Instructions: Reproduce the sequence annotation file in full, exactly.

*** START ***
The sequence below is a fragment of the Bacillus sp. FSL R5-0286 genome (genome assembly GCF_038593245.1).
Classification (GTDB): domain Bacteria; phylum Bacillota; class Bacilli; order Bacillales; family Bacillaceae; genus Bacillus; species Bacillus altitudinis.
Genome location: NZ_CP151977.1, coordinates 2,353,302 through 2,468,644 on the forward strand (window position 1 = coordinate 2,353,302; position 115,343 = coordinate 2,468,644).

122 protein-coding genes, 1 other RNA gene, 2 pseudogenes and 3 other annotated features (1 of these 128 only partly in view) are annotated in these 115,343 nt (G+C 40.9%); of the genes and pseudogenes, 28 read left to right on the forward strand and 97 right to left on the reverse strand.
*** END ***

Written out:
The sequence below is a fragment of the Bacillus sp. FSL R5-0286 genome (genome assembly GCF_038593245.1).
Classification (GTDB): domain Bacteria; phylum Bacillota; class Bacilli; order Bacillales; family Bacillaceae; genus Bacillus; species Bacillus altitudinis.
Genome location: NZ_CP151977.1, coordinates 2,353,302 through 2,468,644 on the forward strand (window position 1 = coordinate 2,353,302; position 115,343 = coordinate 2,468,644).

122 protein-coding genes, 1 other RNA gene, 2 pseudogenes and 3 other annotated features (1 of these 128 only partly in view) are annotated in these 115,343 nt (G+C 40.9%); of the genes and pseudogenes, 28 read left to right on the forward strand and 97 right to left on the reverse strand.